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Two COVID deaths in Horry, another in Columbus, as case counts climb; Columbus to open county offices to the public

A racial breakdown of those confirmed infected by COVID-19 in Columbus County. See the story, more charts below.


     New COVID-19 deaths, two in Horry County, one in Columbus, came as those counties reported 19 residents newly testing positive for the coronavirus on Monday.

     Columbus County government, meanwhile, is making plans to reopen offices to the public beginning Monday.

     This post will cover these topics and may be updated:

  • 25th COVID death in Columbus, five new cases
  • Two deaths bring Horry coronavirus toll to 24. 10 new cases
  • Columbus offices to reopen to the public Monday

25th COVID death in Columbus, nine new cases

     COVID-19 claimed its 25th Columbus County resident on Tuesday, the county Health Department reported Wednesday, with nine residents also newly confirmed as infected with the coronavirus, bringing that total to 315..

     Noting that the individual died at home, a health department news release said further details would be withheld to protect the families’ privacy.

     “We offer our deepest condolences and sympathies to all of the individuals’ family and friends in this very difficult time,” the news release said.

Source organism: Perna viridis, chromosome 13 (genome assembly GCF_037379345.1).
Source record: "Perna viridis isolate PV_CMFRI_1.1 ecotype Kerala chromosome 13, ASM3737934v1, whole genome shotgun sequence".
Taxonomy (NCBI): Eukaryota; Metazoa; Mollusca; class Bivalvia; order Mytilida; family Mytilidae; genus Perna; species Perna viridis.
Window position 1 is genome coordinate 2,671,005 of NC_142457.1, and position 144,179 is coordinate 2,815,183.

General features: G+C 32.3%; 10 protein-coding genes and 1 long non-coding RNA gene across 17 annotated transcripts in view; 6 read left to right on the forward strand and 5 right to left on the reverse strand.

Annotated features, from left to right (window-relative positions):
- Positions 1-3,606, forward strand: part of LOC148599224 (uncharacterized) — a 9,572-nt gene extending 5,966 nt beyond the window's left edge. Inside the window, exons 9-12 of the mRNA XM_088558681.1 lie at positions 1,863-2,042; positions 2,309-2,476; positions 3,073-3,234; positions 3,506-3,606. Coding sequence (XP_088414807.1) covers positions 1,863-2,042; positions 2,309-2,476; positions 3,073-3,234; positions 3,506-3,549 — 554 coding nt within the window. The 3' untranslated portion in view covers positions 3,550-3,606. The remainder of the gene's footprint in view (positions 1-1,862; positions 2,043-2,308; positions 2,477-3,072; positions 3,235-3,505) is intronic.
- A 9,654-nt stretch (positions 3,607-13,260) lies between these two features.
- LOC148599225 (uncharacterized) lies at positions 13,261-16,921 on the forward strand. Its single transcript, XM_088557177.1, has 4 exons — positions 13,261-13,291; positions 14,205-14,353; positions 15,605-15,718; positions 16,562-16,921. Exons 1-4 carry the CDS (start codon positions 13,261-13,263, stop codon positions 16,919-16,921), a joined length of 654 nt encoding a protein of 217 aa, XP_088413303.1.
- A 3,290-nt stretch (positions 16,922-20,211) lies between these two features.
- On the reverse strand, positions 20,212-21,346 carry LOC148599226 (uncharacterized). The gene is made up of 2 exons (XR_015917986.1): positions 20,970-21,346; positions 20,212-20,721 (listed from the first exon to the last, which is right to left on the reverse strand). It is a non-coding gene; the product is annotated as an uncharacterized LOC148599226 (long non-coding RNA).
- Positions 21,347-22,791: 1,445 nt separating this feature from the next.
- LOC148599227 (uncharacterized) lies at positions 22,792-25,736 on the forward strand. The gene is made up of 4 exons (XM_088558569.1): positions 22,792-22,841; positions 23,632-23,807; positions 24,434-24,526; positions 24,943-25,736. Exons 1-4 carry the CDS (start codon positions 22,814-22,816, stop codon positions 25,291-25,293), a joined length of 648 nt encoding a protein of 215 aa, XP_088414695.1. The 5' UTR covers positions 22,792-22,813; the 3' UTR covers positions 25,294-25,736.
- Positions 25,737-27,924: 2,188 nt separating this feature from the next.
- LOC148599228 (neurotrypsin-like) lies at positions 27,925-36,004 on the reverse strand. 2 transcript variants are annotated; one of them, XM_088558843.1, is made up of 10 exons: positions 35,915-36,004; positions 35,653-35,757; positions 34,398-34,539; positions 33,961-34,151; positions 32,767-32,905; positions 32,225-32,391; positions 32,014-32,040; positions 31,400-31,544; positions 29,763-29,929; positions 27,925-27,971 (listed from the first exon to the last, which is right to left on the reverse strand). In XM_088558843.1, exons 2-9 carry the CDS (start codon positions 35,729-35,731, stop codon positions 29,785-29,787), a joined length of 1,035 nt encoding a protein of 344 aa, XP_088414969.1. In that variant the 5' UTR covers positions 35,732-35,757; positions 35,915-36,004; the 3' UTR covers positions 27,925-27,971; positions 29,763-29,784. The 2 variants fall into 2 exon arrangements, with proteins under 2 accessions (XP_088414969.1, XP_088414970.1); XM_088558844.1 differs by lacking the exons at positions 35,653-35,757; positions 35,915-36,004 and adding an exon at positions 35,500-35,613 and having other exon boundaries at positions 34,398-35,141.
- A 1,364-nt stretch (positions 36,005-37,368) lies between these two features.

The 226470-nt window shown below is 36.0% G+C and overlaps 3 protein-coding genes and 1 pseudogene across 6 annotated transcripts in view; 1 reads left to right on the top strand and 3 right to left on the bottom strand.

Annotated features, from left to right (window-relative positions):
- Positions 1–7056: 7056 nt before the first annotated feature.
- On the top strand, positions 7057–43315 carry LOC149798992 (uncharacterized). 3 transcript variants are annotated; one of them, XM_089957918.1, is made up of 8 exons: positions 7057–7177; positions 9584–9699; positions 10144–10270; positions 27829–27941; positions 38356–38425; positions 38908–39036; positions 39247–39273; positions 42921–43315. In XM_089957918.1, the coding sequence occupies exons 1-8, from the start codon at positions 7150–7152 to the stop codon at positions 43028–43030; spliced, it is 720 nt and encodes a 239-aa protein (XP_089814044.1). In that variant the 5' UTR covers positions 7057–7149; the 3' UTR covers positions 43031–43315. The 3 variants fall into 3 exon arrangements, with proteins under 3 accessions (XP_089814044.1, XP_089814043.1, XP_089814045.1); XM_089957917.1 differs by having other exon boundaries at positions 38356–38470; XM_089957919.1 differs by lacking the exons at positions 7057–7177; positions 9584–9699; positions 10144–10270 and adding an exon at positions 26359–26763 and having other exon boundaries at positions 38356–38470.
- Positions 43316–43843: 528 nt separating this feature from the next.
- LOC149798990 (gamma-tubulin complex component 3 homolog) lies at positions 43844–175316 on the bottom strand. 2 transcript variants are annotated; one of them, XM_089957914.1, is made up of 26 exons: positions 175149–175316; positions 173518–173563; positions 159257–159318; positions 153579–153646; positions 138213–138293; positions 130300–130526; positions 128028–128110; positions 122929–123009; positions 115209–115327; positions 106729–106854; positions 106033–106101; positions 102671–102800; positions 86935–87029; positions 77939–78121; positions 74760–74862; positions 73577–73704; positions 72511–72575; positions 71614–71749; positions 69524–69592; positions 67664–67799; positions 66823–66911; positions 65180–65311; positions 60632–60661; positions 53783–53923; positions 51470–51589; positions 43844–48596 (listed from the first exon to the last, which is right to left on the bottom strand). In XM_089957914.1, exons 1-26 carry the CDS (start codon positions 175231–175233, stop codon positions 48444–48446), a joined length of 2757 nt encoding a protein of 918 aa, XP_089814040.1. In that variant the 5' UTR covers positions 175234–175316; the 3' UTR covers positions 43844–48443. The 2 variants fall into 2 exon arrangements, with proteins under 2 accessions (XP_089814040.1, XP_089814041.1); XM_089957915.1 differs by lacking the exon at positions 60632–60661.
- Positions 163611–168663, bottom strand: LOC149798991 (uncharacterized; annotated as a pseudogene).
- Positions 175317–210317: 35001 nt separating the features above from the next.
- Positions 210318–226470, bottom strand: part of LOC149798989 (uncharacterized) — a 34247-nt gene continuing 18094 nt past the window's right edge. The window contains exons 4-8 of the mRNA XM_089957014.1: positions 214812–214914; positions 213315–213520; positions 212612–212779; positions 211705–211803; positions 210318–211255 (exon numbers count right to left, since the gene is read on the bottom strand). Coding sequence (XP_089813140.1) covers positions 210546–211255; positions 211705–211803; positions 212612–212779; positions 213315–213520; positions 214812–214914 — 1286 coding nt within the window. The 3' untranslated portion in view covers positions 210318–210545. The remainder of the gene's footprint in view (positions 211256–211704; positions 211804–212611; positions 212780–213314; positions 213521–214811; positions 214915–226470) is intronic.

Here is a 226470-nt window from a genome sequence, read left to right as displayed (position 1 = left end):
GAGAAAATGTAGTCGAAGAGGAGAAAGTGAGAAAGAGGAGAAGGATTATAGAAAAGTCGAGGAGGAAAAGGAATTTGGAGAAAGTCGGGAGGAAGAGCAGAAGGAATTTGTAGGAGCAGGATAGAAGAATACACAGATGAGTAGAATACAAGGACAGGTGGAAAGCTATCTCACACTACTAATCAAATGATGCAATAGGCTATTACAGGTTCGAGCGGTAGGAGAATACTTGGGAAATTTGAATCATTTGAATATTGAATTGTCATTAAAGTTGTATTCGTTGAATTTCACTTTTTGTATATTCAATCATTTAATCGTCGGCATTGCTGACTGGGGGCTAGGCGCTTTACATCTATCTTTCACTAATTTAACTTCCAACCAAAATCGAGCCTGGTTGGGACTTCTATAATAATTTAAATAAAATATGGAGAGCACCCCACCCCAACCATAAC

Of the nine latest to test positive for COVID-19, five “are to positive family members, two of the cases are healthcare workers, one case is connected to a congregate living facility in Columbus County, and one is still under investigation,” the health department reported.

     Demographic data: Break-downs by age, race and gender of 306 residents confirmed with COVID-19, the total Tuesday, was released by the health department Wednesday, showing generally that those older than 65, women, and adjusting for the population blacks are more likely to be infected, but that no group has been spared.

     White residents account for 166 cases, Black of African American 128, but their percentage of the population is much smaller.

     Those 65 and older make up 80 of the 306 cases, 55 to 64 65 cases. Those numbers decline as the age gets younger, with an exception of birth to 17 with 18 cases, 18 to 24 17 cases.

     Women make up 175 of those cases, men 131.

     By Zip Code: Chadbourn recorded an additional COVID related death, its fifth, the DHHS dashboard showed Wednesday, while Whiteville posted two newly identified infected people, the total 80, Fair Bluff and Chadbourn each added a case, their totals now 56 and 18 respectively. Two other Zip Codes recorded single new cases, Delco its second, Evergreen’s sixth, while the Clarendon total was reduced from eight to seven, likely because investigation revealed an infected person’s address had been misclassified.

     Prevention: “With the number of COVID-19 cases and deaths continuing to rise in Columbus County, we are asking the public to take the necessary measures to stop the transmission of COVID-19,” the health department news release said.

     Recommended measures to prevent the spread of COVID-19 include:

  • Social distancing (e.g. avoiding crowds, self-quarantining, no mass gatherings, only going out in public when necessary)